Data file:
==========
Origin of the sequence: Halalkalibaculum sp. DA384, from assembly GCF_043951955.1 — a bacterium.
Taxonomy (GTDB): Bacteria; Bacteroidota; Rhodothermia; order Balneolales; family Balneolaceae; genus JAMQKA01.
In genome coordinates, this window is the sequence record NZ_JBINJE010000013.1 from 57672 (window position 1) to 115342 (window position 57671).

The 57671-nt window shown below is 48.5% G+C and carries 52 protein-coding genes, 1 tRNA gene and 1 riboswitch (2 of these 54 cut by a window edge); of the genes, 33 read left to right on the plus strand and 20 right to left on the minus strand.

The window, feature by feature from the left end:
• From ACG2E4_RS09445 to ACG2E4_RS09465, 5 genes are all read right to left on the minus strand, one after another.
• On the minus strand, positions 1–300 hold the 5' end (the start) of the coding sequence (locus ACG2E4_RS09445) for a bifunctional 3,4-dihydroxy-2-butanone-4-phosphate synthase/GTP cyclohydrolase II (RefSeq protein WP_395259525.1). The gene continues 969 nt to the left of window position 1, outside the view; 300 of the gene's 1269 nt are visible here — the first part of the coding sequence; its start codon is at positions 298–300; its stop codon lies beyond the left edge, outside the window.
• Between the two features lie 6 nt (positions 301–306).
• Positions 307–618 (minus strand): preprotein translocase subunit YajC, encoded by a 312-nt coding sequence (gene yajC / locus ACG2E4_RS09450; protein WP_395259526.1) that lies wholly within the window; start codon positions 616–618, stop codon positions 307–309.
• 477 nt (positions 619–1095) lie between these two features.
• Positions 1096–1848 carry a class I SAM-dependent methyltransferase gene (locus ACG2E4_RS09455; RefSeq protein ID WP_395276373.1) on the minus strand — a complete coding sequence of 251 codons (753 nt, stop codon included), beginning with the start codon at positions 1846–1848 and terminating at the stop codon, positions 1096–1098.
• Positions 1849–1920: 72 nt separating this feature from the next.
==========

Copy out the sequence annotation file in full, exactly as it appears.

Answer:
Origin of the sequence: Halalkalibaculum sp. DA384, from assembly GCF_043951955.1 — a bacterium.
Taxonomy (GTDB): Bacteria; Bacteroidota; Rhodothermia; order Balneolales; family Balneolaceae; genus JAMQKA01.
In genome coordinates, this window is the sequence record NZ_JBINJE010000013.1 from 57672 (window position 1) to 115342 (window position 57671).

The 57671-nt window shown below is 48.5% G+C and carries 52 protein-coding genes, 1 tRNA gene and 1 riboswitch (2 of these 54 cut by a window edge); of the genes, 33 read left to right on the plus strand and 20 right to left on the minus strand.

The window, feature by feature from the left end:
• From ACG2E4_RS09445 to ACG2E4_RS09465, 5 genes are all read right to left on the minus strand, one after another.
• On the minus strand, positions 1–300 hold the 5' end (the start) of the coding sequence (locus ACG2E4_RS09445) for a bifunctional 3,4-dihydroxy-2-butanone-4-phosphate synthase/GTP cyclohydrolase II (RefSeq protein WP_395259525.1). The gene continues 969 nt to the left of window position 1, outside the view; 300 of the gene's 1269 nt are visible here — the first part of the coding sequence; its start codon is at positions 298–300; its stop codon lies beyond the left edge, outside the window.
• Between the two features lie 6 nt (positions 301–306).
• Positions 307–618 (minus strand): preprotein translocase subunit YajC, encoded by a 312-nt coding sequence (gene yajC / locus ACG2E4_RS09450; protein WP_395259526.1) that lies wholly within the window; start codon positions 616–618, stop codon positions 307–309.
• 477 nt (positions 619–1095) lie between these two features.
• Positions 1096–1848 carry a class I SAM-dependent methyltransferase gene (locus ACG2E4_RS09455; RefSeq protein ID WP_395276373.1) on the minus strand — a complete coding sequence of 251 codons (753 nt, stop codon included), beginning with the start codon at positions 1846–1848 and terminating at the stop codon, positions 1096–1098.
• Positions 1849–1920: 72 nt separating this feature from the next.